Some like to say that ST inspires us toward that sort of Utopian vision apparently held by Gene Roddenberry. It’s more complicated than that, but I think it is safe to say that ST didn’t really inspire us to maintain manned exploration of space – the Trekkers couldn’t even get NASA to name a real space shuttle after the Enterprise. (The one they named was a test article used for glide tests.) Perhaps a series taking place in the nearer future would have done so more effectively.

Sherlock Holmes, in all his manifestations – novels, stories, films, plays, radio shows, television – existed in a particular world. Usually, as in the original, it was very close to actual history. Later versions had him fighting Nazis and working in a more steampunk Victorian England. The two contemporary versions – “Sherlock” in the UK and “Elementary in the US – apparently take place in a world in which Sir Arthur Conan Doyle wrote about other things. Perhaps his medical practice took off faster, or maybe he decided to stay in London rather than moving to Southsea, and became involved in other activities.

Still, every time someone in “Elementary” is introduced to Holmes, their lack of surprise at the name, except for its odd sound, seems very strange to me.

Some interpretations of quantum physics imply that there is a multitude of universes. Maybe in one of them Barak Obama lost the Senate election to Jack Ryan, and he stayed in the Illinois General Assembly…

 

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More prescient than even he would have expected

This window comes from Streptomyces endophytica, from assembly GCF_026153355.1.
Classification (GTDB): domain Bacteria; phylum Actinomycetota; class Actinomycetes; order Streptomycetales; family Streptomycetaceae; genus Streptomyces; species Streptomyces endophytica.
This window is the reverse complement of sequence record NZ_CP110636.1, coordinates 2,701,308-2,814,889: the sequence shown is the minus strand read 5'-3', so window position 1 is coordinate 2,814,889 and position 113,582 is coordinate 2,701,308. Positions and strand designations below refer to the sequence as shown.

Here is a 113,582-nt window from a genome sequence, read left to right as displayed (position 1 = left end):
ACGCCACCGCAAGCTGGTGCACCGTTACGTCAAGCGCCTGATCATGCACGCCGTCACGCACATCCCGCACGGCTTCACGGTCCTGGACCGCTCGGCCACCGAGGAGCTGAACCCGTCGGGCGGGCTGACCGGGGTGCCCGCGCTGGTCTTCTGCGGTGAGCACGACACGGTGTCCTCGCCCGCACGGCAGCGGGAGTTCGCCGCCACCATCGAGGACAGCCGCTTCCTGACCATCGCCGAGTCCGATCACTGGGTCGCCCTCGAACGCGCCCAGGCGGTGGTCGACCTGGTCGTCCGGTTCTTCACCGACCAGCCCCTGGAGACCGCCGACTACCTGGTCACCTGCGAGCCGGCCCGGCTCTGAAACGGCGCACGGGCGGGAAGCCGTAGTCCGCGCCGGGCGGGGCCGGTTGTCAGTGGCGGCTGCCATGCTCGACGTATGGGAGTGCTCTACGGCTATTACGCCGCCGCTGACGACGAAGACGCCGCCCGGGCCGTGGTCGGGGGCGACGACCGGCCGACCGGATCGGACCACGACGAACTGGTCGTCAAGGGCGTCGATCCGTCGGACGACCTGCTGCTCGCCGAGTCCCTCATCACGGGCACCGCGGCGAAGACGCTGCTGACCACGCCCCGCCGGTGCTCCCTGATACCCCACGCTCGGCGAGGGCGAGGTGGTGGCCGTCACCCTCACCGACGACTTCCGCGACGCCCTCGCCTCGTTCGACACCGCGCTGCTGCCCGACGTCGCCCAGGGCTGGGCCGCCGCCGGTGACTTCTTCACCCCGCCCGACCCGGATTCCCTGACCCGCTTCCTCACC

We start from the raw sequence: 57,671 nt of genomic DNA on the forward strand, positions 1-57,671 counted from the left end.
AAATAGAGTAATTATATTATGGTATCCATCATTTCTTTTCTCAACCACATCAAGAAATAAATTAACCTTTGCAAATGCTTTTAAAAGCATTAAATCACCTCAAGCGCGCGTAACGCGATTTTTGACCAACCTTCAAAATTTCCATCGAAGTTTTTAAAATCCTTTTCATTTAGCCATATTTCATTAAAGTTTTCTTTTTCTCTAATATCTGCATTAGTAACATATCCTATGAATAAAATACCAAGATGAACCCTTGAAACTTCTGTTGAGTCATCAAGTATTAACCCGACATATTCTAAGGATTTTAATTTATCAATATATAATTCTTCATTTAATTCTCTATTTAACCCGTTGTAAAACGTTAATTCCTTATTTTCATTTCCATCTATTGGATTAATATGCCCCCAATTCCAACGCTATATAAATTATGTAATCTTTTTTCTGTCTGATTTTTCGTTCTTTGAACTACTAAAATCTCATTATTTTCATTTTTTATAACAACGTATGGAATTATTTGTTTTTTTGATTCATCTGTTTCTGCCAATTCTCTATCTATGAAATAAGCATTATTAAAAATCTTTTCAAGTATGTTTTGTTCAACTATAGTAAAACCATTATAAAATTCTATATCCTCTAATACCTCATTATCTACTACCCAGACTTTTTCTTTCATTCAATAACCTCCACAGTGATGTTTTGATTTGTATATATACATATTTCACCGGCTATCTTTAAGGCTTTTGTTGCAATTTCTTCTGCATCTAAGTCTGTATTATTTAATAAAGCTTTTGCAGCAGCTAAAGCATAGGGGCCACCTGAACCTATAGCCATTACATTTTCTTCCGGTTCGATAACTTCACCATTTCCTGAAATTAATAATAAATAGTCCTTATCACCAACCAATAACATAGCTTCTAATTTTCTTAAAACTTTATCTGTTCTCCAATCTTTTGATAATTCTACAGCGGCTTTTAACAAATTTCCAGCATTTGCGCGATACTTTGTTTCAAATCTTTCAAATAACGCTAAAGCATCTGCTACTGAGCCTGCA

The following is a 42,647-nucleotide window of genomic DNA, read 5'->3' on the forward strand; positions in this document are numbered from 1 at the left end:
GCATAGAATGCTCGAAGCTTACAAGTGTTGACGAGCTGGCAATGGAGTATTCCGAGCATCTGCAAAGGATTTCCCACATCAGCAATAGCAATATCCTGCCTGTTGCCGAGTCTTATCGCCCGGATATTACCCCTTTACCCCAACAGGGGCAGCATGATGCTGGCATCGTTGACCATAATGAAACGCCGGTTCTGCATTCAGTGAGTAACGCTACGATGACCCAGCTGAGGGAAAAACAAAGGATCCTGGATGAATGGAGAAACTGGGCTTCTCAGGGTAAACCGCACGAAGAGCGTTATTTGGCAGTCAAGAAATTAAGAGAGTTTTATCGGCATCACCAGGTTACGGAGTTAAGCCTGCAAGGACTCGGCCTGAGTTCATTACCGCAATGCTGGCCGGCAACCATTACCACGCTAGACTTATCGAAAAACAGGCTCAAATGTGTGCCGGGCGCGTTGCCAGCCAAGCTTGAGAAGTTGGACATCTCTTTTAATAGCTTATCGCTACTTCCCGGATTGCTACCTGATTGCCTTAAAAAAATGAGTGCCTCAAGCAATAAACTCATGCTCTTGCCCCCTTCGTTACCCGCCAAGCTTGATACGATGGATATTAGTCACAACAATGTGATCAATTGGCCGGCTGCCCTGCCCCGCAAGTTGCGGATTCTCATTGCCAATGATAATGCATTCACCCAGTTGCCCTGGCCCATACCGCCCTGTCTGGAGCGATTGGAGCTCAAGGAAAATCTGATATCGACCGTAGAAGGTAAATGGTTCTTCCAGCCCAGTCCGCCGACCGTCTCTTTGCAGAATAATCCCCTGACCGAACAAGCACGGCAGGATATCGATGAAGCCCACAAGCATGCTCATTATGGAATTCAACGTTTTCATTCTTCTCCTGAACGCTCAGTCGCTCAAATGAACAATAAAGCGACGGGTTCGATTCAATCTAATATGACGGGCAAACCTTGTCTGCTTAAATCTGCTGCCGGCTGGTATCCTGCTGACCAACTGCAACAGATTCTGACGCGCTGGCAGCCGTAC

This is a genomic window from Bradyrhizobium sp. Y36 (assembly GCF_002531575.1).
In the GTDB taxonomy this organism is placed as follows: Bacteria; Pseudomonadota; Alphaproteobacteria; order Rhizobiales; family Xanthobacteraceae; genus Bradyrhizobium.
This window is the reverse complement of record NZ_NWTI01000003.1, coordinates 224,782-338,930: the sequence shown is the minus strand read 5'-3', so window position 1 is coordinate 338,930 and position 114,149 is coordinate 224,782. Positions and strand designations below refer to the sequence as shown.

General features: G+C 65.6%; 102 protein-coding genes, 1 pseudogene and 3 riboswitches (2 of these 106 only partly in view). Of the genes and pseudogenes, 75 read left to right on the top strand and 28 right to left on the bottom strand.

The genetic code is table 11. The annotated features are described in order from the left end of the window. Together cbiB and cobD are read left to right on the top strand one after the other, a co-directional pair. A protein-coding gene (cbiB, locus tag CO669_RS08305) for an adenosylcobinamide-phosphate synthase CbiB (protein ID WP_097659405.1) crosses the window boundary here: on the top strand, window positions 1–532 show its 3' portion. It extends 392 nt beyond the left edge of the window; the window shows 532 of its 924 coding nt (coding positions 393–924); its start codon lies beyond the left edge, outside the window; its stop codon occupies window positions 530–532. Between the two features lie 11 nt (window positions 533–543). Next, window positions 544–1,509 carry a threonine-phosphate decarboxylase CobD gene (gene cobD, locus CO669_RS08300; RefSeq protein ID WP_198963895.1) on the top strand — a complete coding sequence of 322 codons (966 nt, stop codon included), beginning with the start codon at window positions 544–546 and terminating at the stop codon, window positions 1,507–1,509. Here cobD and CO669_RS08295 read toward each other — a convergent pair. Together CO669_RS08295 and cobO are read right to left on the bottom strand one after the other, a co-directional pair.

November 19, 2013

demonhauntedIt is well-known that Dr. Sagan was not religious – he described himself as agnostic, believing he had seen no proof of a supreme being. His 1995 book, The Demon Haunted World, was about using the scientific method and critical thinking instead of superstition and pseudoscience.

Admirable goals, and Carl Sagan was very articulate. His Cosmos series and book (PBS, 1980) probably did more to to help laymen understand the universe than any previous media program. (He also wrote the novel upon which the Jodie Foster film Contact was based.)

But I doubt he would have expected that his description of America in the quote above would have happened so quickly, or that we got there in the way we did. He seemed to believe the “New Age” trends he saw in the 1980s and 90s might grow, and that the much-publicized decrease in our ability to educate our students would result in an overall dumbing down of America. He himself did what he could to keep that from happening. I doubt he thought, though, that only two decades after he wrote those words we would have fallen so far and so willingly.

Hat tip to Scott Lowther and his “Up-Ship” blog for tipping me off to this one.

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Few posts over the next few weeks

February 28, 2013

Sorry, campers, I know you hang onto my every word. Family medical issues will keep me away most of the time until about May 1. I know you can hang on that long without my observations!

I really recommend that you check out Jerry Pournelle, at www.jerrypournelle.com. I think he’s the original blogger, and his commentary and that of his readers covers science, science fiction, politics, music, health care, education…a very wide range of topics. He is a very wise man and a kickass hard science fiction writer. In fact, he and Larry Niven owned most of the hard science fiction real estate for about 20 years, and both are still writing, together and separately!

See you around the intertubes. Keep your heads down.

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A few comments about why novels don’t get finished

February 16, 2013

I remember a couple of the rules for writers Robert A. Heinlein had, and two of them were:

You must finish what you write, and

You must keep it out there until it is sold.